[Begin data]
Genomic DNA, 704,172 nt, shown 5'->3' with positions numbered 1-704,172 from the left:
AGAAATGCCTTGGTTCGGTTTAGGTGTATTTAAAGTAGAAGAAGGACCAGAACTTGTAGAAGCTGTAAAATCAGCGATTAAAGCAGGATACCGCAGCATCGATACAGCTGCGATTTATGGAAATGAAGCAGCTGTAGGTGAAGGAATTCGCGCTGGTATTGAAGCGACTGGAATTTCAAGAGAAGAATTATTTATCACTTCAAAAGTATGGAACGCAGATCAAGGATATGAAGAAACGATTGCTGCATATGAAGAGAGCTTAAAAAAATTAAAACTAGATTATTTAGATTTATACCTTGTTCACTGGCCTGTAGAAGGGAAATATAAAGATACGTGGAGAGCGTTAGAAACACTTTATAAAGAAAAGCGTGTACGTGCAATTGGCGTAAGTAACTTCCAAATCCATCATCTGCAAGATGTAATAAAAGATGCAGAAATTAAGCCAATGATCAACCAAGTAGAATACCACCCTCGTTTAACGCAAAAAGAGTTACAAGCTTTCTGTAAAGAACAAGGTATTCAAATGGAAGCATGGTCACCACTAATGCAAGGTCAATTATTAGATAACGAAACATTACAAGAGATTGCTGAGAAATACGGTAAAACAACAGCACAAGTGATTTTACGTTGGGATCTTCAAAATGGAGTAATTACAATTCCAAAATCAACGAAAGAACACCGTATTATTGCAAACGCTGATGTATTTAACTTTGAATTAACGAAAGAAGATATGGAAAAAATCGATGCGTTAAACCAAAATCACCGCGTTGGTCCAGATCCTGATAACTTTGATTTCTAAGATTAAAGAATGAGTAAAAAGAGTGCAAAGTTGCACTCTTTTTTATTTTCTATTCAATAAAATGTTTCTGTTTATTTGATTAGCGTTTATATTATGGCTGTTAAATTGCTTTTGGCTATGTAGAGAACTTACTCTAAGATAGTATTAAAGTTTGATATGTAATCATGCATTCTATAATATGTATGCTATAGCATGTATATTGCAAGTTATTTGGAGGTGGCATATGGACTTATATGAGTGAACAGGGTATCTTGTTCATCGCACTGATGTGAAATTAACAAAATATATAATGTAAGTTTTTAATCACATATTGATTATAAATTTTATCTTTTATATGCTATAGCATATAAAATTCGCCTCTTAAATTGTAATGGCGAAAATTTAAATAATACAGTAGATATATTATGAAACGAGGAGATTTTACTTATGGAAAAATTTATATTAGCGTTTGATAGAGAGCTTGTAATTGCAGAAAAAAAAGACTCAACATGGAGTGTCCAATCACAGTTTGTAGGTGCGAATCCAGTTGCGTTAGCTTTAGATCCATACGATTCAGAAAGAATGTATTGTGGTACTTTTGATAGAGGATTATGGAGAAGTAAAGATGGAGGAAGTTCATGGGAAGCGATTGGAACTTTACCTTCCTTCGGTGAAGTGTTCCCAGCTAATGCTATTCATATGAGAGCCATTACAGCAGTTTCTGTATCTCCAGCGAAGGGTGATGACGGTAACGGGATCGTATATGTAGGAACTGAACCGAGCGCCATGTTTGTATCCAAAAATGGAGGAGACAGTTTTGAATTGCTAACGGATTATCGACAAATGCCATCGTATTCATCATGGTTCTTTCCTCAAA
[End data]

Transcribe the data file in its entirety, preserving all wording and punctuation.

Genomic DNA, 704,172 nt, shown 5'->3' with positions numbered 1-704,172 from the left:
AGAAATGCCTTGGTTCGGTTTAGGTGTATTTAAAGTAGAAGAAGGACCAGAACTTGTAGAAGCTGTAAAATCAGCGATTAAAGCAGGATACCGCAGCATCGATACAGCTGCGATTTATGGAAATGAAGCAGCTGTAGGTGAAGGAATTCGCGCTGGTATTGAAGCGACTGGAATTTCAAGAGAAGAATTATTTATCACTTCAAAAGTATGGAACGCAGATCAAGGATATGAAGAAACGATTGCTGCATATGAAGAGAGCTTAAAAAAATTAAAACTAGATTATTTAGATTTATACCTTGTTCACTGGCCTGTAGAAGGGAAATATAAAGATACGTGGAGAGCGTTAGAAACACTTTATAAAGAAAAGCGTGTACGTGCAATTGGCGTAAGTAACTTCCAAATCCATCATCTGCAAGATGTAATAAAAGATGCAGAAATTAAGCCAATGATCAACCAAGTAGAATACCACCCTCGTTTAACGCAAAAAGAGTTACAAGCTTTCTGTAAAGAACAAGGTATTCAAATGGAAGCATGGTCACCACTAATGCAAGGTCAATTATTAGATAACGAAACATTACAAGAGATTGCTGAGAAATACGGTAAAACAACAGCACAAGTGATTTTACGTTGGGATCTTCAAAATGGAGTAATTACAATTCCAAAATCAACGAAAGAACACCGTATTATTGCAAACGCTGATGTATTTAACTTTGAATTAACGAAAGAAGATATGGAAAAAATCGATGCGTTAAACCAAAATCACCGCGTTGGTCCAGATCCTGATAACTTTGATTTCTAAGATTAAAGAATGAGTAAAAAGAGTGCAAAGTTGCACTCTTTTTTATTTTCTATTCAATAAAATGTTTCTGTTTATTTGATTAGCGTTTATATTATGGCTGTTAAATTGCTTTTGGCTATGTAGAGAACTTACTCTAAGATAGTATTAAAGTTTGATATGTAATCATGCATTCTATAATATGTATGCTATAGCATGTATATTGCAAGTTATTTGGAGGTGGCATATGGACTTATATGAGTGAACAGGGTATCTTGTTCATCGCACTGATGTGAAATTAACAAAATATATAATGTAAGTTTTTAATCACATATTGATTATAAATTTTATCTTTTATATGCTATAGCATATAAAATTCGCCTCTTAAATTGTAATGGCGAAAATTTAAATAATACAGTAGATATATTATGAAACGAGGAGATTTTACTTATGGAAAAATTTATATTAGCGTTTGATAGAGAGCTTGTAATTGCAGAAAAAAAAGACTCAACATGGAGTGTCCAATCACAGTTTGTAGGTGCGAATCCAGTTGCGTTAGCTTTAGATCCATACGATTCAGAAAGAATGTATTGTGGTACTTTTGATAGAGGATTATGGAGAAGTAAAGATGGAGGAAGTTCATGGGAAGCGATTGGAACTTTACCTTCCTTCGGTGAAGTGTTCCCAGCTAATGCTATTCATATGAGAGCCATTACAGCAGTTTCTGTATCTCCAGCGAAGGGTGATGACGGTAACGGGATCGTATATGTAGGAACTGAACCGAGCGCCATGTTTGTATCCAAAAATGGAGGAGACAGTTTTGAATTGCTAACGGATTATCGACAAATGCCATCGTATTCATCATGGTTCTTTCCTCAAA